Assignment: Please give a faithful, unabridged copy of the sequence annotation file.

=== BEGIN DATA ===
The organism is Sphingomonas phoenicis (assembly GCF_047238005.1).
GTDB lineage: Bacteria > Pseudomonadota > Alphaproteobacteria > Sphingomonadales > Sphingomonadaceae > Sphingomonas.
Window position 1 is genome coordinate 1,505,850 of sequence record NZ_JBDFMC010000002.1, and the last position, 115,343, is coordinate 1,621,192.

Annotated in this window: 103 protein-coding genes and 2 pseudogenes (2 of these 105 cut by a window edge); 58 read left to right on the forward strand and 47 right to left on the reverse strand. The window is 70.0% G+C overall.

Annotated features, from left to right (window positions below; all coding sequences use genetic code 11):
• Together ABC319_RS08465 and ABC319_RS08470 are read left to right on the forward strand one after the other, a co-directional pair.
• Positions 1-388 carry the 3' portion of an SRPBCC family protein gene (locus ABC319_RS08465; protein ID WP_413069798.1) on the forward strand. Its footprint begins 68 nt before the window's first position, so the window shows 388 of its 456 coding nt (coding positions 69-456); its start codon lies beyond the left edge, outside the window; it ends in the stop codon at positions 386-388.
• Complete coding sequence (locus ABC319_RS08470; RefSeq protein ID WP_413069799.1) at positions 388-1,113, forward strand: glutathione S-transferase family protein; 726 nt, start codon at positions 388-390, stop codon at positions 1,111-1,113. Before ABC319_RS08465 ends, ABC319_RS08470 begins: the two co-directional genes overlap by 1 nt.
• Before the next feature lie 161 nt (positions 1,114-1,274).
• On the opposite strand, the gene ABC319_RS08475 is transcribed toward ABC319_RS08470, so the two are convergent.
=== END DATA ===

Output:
The organism is Sphingomonas phoenicis (assembly GCF_047238005.1).
GTDB lineage: Bacteria > Pseudomonadota > Alphaproteobacteria > Sphingomonadales > Sphingomonadaceae > Sphingomonas.
Window position 1 is genome coordinate 1,505,850 of sequence record NZ_JBDFMC010000002.1, and the last position, 115,343, is coordinate 1,621,192.

Annotated in this window: 103 protein-coding genes and 2 pseudogenes (2 of these 105 cut by a window edge); 58 read left to right on the forward strand and 47 right to left on the reverse strand. The window is 70.0% G+C overall.

Annotated features, from left to right (window positions below; all coding sequences use genetic code 11):
• Together ABC319_RS08465 and ABC319_RS08470 are read left to right on the forward strand one after the other, a co-directional pair.
• Positions 1-388 carry the 3' portion of an SRPBCC family protein gene (locus ABC319_RS08465; protein ID WP_413069798.1) on the forward strand. Its footprint begins 68 nt before the window's first position, so the window shows 388 of its 456 coding nt (coding positions 69-456); its start codon lies beyond the left edge, outside the window; it ends in the stop codon at positions 386-388.
• Complete coding sequence (locus ABC319_RS08470; RefSeq protein ID WP_413069799.1) at positions 388-1,113, forward strand: glutathione S-transferase family protein; 726 nt, start codon at positions 388-390, stop codon at positions 1,111-1,113. Before ABC319_RS08465 ends, ABC319_RS08470 begins: the two co-directional genes overlap by 1 nt.
• Before the next feature lie 161 nt (positions 1,114-1,274).
• On the opposite strand, the gene ABC319_RS08475 is transcribed toward ABC319_RS08470, so the two are convergent.